This same racist and dehumanising logic is at work when it comes to the killing of over 18,000 Palestinians in Gaza in the past two months.
Without a reckoning and accountability about Islamophobia, past and present, US leaders and elite will continue to cheer and enable genocide in Gaza
Genocide and dehumanisation
Islamophobia involves homogenising Muslims, constructing them as one mass of nameless, faceless figures with inherently menacing traits.
Today, Islamophobia has become so embedded within the Western psyche that even the live coverage of Israeli atrocities from brave Palestinian journalists like Motaz Azaiza, Bisan Owda, Hind Khoudary, and Plestia Alaqad, of fathers collecting the body parts of their dead children, of mothers weeping over their babies, of children carrying decapitated bodies, of traumatised toddlers, of decomposed bodies of premature babies, there is still an unwillingness from those in power to do the very minimum of calling for a ceasefire.
It is the Islamophobic narrative that has allowed for the framing of Palestinians as terrorists and, therefore, as justified military targets.
Dehumanisation is needed to carry out mass genocidal campaigns. The Hutus described the Tutsis as "cockroaches" and "snakes", before murdering over half a million in Rwanda, the Nazis described Jews as "rats" and "parasites," before murdering millions in death camps across Europe, the Myanmar military depicted Rohingya as an "invasive species" and went on an ethnic cleansing rampage killing tens of thousands in 2017, the Serbs described Bosnian Muslim as "vermin" and "filth" before murdering thousands in the 90s.
The rhetoric coming from Israeli leaders over the past weeks falls in line with this, with words like "human animals," savages, "rats," and "children of light versus children of darkness," being used to describe millions of Palestinians living in an open-air prison for the past 16 years. Throughout Israel's 75 years of occupation of Palestine, Israeli leaders have used dehumanising rhetoric, including describing Palestinians as "a cancer", "vermin", calling for them to be "annihilated".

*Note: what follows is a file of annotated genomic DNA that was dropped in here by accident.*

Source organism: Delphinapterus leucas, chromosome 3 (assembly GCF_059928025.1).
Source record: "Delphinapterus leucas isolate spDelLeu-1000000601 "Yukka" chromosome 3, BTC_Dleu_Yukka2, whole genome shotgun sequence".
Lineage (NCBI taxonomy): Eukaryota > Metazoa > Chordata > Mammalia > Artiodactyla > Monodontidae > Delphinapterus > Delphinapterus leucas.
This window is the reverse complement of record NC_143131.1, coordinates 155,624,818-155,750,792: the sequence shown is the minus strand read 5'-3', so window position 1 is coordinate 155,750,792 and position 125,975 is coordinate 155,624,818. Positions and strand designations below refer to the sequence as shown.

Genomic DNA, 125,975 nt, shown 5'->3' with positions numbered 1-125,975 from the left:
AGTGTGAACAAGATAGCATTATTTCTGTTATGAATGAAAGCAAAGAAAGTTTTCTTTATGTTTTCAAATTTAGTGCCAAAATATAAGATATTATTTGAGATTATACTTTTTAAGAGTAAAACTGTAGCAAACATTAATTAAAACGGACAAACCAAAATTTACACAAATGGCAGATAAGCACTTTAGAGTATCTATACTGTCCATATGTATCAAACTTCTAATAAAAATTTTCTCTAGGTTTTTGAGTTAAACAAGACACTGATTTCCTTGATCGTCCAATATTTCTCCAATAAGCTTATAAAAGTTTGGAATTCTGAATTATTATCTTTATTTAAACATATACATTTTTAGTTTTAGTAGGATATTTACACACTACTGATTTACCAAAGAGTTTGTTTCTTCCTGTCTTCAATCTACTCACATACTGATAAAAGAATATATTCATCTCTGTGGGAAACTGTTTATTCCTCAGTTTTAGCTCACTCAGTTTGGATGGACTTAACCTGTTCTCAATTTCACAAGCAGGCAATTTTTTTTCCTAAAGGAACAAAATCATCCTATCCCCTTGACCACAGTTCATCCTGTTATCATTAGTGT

And annihilation is happening. In late October, the Gaza health ministry announced that at least 825 families had been completely wiped off the registry. 825 lineages entirely obliterated from this earth. If that isn't genocide, I don't know what is.
Western governments who claim to uphold democracy and human rights have given the Israeli government a carte blanche to unleash this violence. In tandem, Western media have served as propaganda outlets to both hide Israel's mass murder campaigns targeting Palestinians and, on those occasions where it can't hide the truth, justify Israel's inhumane and unimaginable levels of terror and violence.
Without a reckoning and accountability about Islamophobia, past and present, US leaders and elite will continue to cheer and enable genocide in Gaza, as they enabled mass atrocities unleashed by the US on Muslim countries; and Muslims, including Americans, will never feel safe in America.
Mobashra Tazamal is the Associate Director of The Bridge Initiative, a research project on Islamophobia, at Georgetown University. Her work has appeared in Al Jazeera, The Independent, Middle East Eye, and AltMuslimah.
Follow her on Twitter: @mobbiemobes
Have questions or comments? Email us at: firstname.lastname@example.org
Opinions expressed here are the author's own and do not necessarily reflect those of her employer, or of The New Arab and its editorial board or staff.